The blueprint, which calls for a restructuring of the soaring public debt, the shaken banking sector and the Central Bank, is seen essential to encouraging the international community to extend desperately needed financial aid to the cash-strapped country. Diab said last week the government would ask for more than $10 billion from the IMF in the first phase of the loan plan.
But the IMF and donor countries insist on the implementation of reforms before making any commitment to channel funds to help Lebanon.
Wazni told The Daily Star the rescue plan aims for $10 billon to $15 billion of financial support from the IMF and other donor countries, noting that the plan was well received by many countries.
On the eve of the IMF team’s visit, sources at the Finance Ministry appeared to be cautious about the outcome of the team’s talks with Lebanese officials.
“We cannot say we are either optimistic or pessimistic toward the negotiations with the IMF, even though there are many reasons that make us to be optimistic,” Al-Joumhouria newspaper quoted a Finance Ministry source as saying.
“The Lebanese side is fully ready to begin serious negotiations with the IMF and has prepared its complete files for this event. It has prepared itself to enter into several rounds of negotiations despite the fact that the positive signals we have received from the fund encourage us to believe that we may not be in for a long path of negotiations,” the source said.
Asked about fears that the IMF might impose political conditions that would affect the country’s sovereignty, the source said: “We are going to the negotiations under the ceiling of the rescue plan which we see as a road map to overcome the crisis, and not under any other ceiling, be it political or nonpolitical.”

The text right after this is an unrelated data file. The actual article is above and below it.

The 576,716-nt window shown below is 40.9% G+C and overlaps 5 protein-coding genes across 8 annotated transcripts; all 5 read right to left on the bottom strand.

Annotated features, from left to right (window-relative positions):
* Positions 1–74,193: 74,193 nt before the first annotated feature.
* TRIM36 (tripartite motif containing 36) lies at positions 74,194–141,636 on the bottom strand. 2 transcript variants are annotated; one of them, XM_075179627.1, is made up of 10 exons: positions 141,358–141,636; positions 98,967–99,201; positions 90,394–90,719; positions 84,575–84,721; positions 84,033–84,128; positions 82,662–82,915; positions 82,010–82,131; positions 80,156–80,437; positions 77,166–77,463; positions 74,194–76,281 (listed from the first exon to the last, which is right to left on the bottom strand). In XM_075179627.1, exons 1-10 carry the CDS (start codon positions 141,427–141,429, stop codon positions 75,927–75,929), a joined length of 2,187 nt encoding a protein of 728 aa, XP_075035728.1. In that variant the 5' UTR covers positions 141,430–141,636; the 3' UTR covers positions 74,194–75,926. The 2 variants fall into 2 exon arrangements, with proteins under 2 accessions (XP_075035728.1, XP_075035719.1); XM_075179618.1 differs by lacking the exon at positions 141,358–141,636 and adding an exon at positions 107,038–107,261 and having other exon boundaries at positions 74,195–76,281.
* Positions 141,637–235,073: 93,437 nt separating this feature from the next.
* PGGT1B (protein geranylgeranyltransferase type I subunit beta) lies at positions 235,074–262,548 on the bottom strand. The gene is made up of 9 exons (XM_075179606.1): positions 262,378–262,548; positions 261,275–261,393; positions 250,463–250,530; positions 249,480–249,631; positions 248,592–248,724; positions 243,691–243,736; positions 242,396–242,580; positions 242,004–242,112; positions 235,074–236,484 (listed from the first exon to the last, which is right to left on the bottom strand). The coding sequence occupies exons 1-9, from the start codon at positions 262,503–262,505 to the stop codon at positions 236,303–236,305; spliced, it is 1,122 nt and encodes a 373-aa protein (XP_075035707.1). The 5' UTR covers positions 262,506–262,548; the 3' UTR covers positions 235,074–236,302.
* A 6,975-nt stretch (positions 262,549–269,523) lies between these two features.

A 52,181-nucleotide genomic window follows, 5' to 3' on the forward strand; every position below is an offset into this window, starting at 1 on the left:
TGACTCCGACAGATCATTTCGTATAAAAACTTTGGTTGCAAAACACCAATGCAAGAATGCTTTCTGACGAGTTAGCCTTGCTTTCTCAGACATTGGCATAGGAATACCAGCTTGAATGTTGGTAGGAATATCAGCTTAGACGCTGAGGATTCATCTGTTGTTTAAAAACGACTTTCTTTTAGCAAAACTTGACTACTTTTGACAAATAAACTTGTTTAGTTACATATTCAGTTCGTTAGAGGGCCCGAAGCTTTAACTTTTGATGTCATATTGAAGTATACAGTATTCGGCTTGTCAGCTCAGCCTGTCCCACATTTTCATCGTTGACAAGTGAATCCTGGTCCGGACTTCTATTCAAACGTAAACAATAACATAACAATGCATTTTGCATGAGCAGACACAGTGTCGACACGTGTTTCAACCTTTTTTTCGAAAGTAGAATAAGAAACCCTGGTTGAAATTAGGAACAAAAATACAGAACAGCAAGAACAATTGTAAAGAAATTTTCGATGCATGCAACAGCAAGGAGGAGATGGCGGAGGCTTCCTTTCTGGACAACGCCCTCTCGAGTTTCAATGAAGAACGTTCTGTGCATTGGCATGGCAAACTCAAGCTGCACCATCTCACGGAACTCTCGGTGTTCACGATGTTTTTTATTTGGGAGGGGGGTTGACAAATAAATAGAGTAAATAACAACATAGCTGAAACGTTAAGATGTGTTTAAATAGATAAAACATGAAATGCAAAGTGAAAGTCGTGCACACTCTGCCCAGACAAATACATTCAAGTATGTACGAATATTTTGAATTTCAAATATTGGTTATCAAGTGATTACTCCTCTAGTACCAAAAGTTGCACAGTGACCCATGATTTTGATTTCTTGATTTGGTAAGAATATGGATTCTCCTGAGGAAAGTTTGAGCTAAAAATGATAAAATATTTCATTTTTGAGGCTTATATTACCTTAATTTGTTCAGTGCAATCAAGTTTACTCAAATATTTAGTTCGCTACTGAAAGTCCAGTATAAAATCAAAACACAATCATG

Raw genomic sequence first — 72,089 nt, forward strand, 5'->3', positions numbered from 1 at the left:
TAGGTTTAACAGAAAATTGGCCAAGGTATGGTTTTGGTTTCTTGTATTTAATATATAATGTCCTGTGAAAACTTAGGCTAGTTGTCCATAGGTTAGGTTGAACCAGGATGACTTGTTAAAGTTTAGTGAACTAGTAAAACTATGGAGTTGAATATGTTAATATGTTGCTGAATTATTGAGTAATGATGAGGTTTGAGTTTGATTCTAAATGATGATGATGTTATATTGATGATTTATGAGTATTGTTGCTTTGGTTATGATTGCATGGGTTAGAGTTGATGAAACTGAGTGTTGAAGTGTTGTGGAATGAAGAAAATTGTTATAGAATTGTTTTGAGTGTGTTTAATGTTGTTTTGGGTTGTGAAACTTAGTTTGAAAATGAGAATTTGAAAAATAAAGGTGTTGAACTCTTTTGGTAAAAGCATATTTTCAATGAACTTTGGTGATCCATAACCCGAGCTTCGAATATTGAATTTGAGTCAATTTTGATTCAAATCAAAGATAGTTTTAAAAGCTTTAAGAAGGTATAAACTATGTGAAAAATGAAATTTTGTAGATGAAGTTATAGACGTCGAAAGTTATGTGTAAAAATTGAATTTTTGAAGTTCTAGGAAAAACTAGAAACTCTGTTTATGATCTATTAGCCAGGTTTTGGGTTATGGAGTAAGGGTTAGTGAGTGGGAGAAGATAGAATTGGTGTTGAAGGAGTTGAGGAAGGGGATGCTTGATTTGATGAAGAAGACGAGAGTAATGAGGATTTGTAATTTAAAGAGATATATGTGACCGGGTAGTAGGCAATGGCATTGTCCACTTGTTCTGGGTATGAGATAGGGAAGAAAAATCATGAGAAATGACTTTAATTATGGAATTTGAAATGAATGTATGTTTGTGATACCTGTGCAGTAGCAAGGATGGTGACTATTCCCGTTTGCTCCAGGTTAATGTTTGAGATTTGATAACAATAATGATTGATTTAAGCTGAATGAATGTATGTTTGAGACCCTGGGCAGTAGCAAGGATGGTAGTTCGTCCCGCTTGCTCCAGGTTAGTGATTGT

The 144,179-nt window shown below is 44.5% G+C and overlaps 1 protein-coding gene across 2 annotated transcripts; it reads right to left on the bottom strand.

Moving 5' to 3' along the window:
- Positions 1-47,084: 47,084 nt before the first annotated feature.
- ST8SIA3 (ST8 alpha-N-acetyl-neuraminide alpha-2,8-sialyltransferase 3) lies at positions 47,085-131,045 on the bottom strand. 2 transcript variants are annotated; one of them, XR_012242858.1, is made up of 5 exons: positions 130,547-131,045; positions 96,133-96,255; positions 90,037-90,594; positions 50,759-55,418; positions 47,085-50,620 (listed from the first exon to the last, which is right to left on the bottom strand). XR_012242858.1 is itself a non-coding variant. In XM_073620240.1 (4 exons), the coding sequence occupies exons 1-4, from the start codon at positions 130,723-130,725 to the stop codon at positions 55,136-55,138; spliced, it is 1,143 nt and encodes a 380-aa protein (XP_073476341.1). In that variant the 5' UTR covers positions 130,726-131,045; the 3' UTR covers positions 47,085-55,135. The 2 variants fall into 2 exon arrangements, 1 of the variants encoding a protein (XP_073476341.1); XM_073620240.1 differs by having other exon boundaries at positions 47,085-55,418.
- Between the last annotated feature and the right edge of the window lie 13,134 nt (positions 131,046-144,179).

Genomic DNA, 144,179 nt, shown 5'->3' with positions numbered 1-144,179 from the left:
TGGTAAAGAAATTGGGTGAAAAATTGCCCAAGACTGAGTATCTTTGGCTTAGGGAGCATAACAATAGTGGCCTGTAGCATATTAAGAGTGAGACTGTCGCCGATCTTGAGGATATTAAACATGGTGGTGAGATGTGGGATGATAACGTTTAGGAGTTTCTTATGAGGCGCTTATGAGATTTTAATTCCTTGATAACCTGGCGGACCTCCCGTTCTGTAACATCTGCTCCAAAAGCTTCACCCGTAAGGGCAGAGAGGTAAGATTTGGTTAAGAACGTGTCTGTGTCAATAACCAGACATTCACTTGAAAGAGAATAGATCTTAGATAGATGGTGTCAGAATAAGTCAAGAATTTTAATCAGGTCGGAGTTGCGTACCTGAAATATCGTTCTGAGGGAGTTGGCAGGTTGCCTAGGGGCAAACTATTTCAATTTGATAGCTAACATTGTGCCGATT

The source pointed out that if the government’s talks with the IMF ended smoothly and quickly, “this would make it easier for Lebanon to negotiate with the [foreign] creditors and we could then go directly to CEDRE to benefit from its [promised] aid.”
The source was referring to the CEDRE conference hosted by France in 2018, where international donors pledged more than $11 billion in grants and soft loans to shore up Lebanon’s ailing economy and finance key infrastructure projects. However, the release of the promised aid was contingent on Lebanon enacting a series of structural economic reforms.
A source at the Grand Serail said Lebanon would negotiate with the IMF under its conditions. “We are on the threshold of entering into historic and fateful negotiations with the IMF … What we can assert is that Lebanon is going to the negotiations with the fund under its conditions that begin and end with Lebanon’s interest,” the source said. “Therefore, we will agree to what befits Lebanon’s interest and we will not agree to any matter that contradicts its national sovereignty.”
Hezbollah, which had initially strongly opposed the IMF’s possible financial assistance, fearing that the fund’s terms would entail imposing new taxes and political conditions, has softened its stance as the economic crisis was hitting the Lebanese hard.
In a televised speech last week, Hezbollah leader Sayyed Hasan Nasrallah endorsed the government’s rescue plan, and said his party was not against Lebanon asking for funds “unless they are Lebanon’s enemies.”
“So in principle we are not opposed, but we do oppose Lebanon surrendering to the International Monetary Fund,” he said.